When The Time Comes
In the years before the Second World War, a man throws a statue of the crucified Christ over a waterfall. Later, in Hitler’s trenches, he loses his arms to an enemy grenade. The blasphemer, screaming in agony, presided over by Satan, who pours a cup of gall into his open mouth, is portrayed amid the flames of Hell in a painting by the parish priest that is mounted on a calvary where the two streets in the cross-shaped village meet. Thus begins When the Time Comes, Josef Winkler’s chronicle of life in rural Austria written in the form of a necrology, tracing the benighted destiny of a community through its suicides and the tragic deaths that befall it, punctuated by the invocation of the bone-cooker whose viscous brew is painted on the faces of the work horses and the haunting stanzas of Baudelaire’s “Litanies of Satan.”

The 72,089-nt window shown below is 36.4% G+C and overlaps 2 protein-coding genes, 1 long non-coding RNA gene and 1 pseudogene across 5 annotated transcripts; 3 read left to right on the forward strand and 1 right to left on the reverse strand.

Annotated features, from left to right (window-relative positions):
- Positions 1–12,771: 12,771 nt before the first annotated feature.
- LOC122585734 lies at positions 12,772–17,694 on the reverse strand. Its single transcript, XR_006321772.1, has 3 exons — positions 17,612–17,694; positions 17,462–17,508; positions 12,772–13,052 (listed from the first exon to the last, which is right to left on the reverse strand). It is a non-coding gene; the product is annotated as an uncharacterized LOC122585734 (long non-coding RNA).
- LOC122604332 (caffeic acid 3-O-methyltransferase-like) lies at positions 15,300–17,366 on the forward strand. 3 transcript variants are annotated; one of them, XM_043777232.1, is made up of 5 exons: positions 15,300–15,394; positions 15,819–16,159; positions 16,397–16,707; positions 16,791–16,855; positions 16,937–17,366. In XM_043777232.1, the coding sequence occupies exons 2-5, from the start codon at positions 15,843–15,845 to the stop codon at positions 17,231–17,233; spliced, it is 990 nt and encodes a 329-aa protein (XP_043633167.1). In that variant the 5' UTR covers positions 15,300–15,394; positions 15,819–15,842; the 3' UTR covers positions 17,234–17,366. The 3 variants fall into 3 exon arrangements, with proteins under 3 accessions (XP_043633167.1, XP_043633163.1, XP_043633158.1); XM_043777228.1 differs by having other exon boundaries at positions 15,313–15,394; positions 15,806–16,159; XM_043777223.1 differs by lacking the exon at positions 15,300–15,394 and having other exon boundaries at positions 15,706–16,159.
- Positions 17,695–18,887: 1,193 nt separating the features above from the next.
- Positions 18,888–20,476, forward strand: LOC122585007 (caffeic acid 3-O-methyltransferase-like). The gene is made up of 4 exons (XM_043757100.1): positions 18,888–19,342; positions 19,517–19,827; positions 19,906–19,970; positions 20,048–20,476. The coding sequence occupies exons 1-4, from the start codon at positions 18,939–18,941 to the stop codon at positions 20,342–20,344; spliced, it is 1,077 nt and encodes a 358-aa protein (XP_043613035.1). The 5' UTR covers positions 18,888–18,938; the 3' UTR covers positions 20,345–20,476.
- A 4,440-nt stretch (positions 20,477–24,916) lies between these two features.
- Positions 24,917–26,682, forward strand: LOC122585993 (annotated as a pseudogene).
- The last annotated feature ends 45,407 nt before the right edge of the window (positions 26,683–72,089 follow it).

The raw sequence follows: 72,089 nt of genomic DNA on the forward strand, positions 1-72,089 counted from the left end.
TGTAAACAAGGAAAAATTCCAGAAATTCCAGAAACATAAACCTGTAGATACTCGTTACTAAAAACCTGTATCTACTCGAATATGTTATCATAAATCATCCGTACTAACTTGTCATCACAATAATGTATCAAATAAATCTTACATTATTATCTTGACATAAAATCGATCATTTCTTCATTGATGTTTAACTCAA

In a hypnotic, incantatory prose reminiscent at times of Homer, at times of the Catholic liturgy, at times of the naming of the generations in the book of Genesis, When the Time Comes is a ruthless dissection of the pastoral novel, laying bare the corruption that lies in its heart. Writing in the vein of his compatriots Peter Handke, and Elfriede Jelinek, but perhaps going further in his relentlessness and aesthetic radicalism, Josef Winkler is one of the most significant European authors working today.
Josef Winkler, When the Time Comes (2013)
Translated by Adrian Nathan West
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